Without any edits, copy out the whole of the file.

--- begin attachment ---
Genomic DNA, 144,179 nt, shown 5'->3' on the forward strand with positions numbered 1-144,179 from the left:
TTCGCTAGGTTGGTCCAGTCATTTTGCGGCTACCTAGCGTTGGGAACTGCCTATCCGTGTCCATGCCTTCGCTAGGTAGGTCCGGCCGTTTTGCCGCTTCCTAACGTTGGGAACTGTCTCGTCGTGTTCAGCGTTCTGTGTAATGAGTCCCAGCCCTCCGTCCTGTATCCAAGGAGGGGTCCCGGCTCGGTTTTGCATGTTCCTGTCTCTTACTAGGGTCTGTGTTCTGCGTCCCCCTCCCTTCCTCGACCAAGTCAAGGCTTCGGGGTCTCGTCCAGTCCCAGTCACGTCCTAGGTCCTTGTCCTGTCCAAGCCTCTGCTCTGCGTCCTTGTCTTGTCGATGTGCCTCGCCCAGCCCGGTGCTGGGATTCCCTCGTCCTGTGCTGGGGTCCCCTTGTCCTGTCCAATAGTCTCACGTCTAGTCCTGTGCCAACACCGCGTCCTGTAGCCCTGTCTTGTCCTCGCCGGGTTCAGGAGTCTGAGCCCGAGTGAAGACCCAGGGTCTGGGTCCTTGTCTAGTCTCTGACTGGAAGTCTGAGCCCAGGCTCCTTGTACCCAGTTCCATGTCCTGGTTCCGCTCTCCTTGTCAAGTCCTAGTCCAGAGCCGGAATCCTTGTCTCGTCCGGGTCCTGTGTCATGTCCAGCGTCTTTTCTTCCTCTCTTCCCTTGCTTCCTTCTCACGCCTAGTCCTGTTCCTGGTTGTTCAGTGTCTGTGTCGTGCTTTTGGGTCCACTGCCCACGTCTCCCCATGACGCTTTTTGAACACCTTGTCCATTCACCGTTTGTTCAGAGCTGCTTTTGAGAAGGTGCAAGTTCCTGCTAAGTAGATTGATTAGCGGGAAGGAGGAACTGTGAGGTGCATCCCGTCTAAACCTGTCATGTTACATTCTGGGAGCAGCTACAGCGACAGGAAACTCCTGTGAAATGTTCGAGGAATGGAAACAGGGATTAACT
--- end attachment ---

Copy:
Genomic DNA, 144,179 nt, shown 5'->3' on the forward strand with positions numbered 1-144,179 from the left:
TTCGCTAGGTTGGTCCAGTCATTTTGCGGCTACCTAGCGTTGGGAACTGCCTATCCGTGTCCATGCCTTCGCTAGGTAGGTCCGGCCGTTTTGCCGCTTCCTAACGTTGGGAACTGTCTCGTCGTGTTCAGCGTTCTGTGTAATGAGTCCCAGCCCTCCGTCCTGTATCCAAGGAGGGGTCCCGGCTCGGTTTTGCATGTTCCTGTCTCTTACTAGGGTCTGTGTTCTGCGTCCCCCTCCCTTCCTCGACCAAGTCAAGGCTTCGGGGTCTCGTCCAGTCCCAGTCACGTCCTAGGTCCTTGTCCTGTCCAAGCCTCTGCTCTGCGTCCTTGTCTTGTCGATGTGCCTCGCCCAGCCCGGTGCTGGGATTCCCTCGTCCTGTGCTGGGGTCCCCTTGTCCTGTCCAATAGTCTCACGTCTAGTCCTGTGCCAACACCGCGTCCTGTAGCCCTGTCTTGTCCTCGCCGGGTTCAGGAGTCTGAGCCCGAGTGAAGACCCAGGGTCTGGGTCCTTGTCTAGTCTCTGACTGGAAGTCTGAGCCCAGGCTCCTTGTACCCAGTTCCATGTCCTGGTTCCGCTCTCCTTGTCAAGTCCTAGTCCAGAGCCGGAATCCTTGTCTCGTCCGGGTCCTGTGTCATGTCCAGCGTCTTTTCTTCCTCTCTTCCCTTGCTTCCTTCTCACGCCTAGTCCTGTTCCTGGTTGTTCAGTGTCTGTGTCGTGCTTTTGGGTCCACTGCCCACGTCTCCCCATGACGCTTTTTGAACACCTTGTCCATTCACCGTTTGTTCAGAGCTGCTTTTGAGAAGGTGCAAGTTCCTGCTAAGTAGATTGATTAGCGGGAAGGAGGAACTGTGAGGTGCATCCCGTCTAAACCTGTCATGTTACATTCTGGGAGCAGCTACAGCGACAGGAAACTCCTGTGAAATGTTCGAGGAATGGAAACAGGGATTAACT